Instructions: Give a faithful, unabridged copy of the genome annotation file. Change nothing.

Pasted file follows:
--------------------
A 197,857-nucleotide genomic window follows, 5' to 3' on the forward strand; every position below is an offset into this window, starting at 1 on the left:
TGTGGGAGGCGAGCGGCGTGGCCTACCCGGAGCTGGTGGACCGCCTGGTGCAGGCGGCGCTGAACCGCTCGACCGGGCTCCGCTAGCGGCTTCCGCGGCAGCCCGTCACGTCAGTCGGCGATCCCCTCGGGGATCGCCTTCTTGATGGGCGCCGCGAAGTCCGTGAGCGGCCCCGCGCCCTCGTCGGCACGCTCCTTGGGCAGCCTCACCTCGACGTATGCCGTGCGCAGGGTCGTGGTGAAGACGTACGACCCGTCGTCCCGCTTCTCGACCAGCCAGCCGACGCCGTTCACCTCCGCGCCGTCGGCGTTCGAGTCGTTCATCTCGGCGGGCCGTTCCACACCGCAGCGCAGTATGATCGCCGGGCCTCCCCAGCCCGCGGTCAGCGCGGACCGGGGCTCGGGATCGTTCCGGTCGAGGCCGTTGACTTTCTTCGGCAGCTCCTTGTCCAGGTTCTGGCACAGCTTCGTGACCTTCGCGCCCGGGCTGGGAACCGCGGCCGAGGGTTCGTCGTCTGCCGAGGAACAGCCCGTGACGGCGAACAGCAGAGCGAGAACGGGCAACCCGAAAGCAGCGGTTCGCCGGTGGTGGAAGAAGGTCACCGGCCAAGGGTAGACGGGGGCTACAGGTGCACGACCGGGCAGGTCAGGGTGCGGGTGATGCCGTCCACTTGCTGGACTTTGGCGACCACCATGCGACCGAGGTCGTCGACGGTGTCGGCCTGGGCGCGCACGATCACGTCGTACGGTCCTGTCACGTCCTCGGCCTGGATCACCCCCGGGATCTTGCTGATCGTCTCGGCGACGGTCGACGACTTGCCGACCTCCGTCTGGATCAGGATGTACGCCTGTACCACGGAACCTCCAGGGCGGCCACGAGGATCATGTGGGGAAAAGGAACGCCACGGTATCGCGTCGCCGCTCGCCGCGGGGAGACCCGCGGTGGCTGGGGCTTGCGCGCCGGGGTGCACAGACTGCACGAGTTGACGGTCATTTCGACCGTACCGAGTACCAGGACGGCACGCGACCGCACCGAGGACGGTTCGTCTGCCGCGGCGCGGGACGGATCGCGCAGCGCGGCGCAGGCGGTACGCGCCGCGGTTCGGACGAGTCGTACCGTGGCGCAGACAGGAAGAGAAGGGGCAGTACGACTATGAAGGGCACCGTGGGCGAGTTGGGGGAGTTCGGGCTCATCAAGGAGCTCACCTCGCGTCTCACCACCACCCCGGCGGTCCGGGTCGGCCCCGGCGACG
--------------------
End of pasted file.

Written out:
A 197,857-nucleotide genomic window follows, 5' to 3' on the forward strand; every position below is an offset into this window, starting at 1 on the left:
TGTGGGAGGCGAGCGGCGTGGCCTACCCGGAGCTGGTGGACCGCCTGGTGCAGGCGGCGCTGAACCGCTCGACCGGGCTCCGCTAGCGGCTTCCGCGGCAGCCCGTCACGTCAGTCGGCGATCCCCTCGGGGATCGCCTTCTTGATGGGCGCCGCGAAGTCCGTGAGCGGCCCCGCGCCCTCGTCGGCACGCTCCTTGGGCAGCCTCACCTCGACGTATGCCGTGCGCAGGGTCGTGGTGAAGACGTACGACCCGTCGTCCCGCTTCTCGACCAGCCAGCCGACGCCGTTCACCTCCGCGCCGTCGGCGTTCGAGTCGTTCATCTCGGCGGGCCGTTCCACACCGCAGCGCAGTATGATCGCCGGGCCTCCCCAGCCCGCGGTCAGCGCGGACCGGGGCTCGGGATCGTTCCGGTCGAGGCCGTTGACTTTCTTCGGCAGCTCCTTGTCCAGGTTCTGGCACAGCTTCGTGACCTTCGCGCCCGGGCTGGGAACCGCGGCCGAGGGTTCGTCGTCTGCCGAGGAACAGCCCGTGACGGCGAACAGCAGAGCGAGAACGGGCAACCCGAAAGCAGCGGTTCGCCGGTGGTGGAAGAAGGTCACCGGCCAAGGGTAGACGGGGGCTACAGGTGCACGACCGGGCAGGTCAGGGTGCGGGTGATGCCGTCCACTTGCTGGACTTTGGCGACCACCATGCGACCGAGGTCGTCGACGGTGTCGGCCTGGGCGCGCACGATCACGTCGTACGGTCCTGTCACGTCCTCGGCCTGGATCACCCCCGGGATCTTGCTGATCGTCTCGGCGACGGTCGACGACTTGCCGACCTCCGTCTGGATCAGGATGTACGCCTGTACCACGGAACCTCCAGGGCGGCCACGAGGATCATGTGGGGAAAAGGAACGCCACGGTATCGCGTCGCCGCTCGCCGCGGGGAGACCCGCGGTGGCTGGGGCTTGCGCGCCGGGGTGCACAGACTGCACGAGTTGACGGTCATTTCGACCGTACCGAGTACCAGGACGGCACGCGACCGCACCGAGGACGGTTCGTCTGCCGCGGCGCGGGACGGATCGCGCAGCGCGGCGCAGGCGGTACGCGCCGCGGTTCGGACGAGTCGTACCGTGGCGCAGACAGGAAGAGAAGGGGCAGTACGACTATGAAGGGCACCGTGGGCGAGTTGGGGGAGTTCGGGCTCATCAAGGAGCTCACCTCGCGTCTCACCACCACCCCGGCGGTCCGGGTCGGCCCCGGCGACG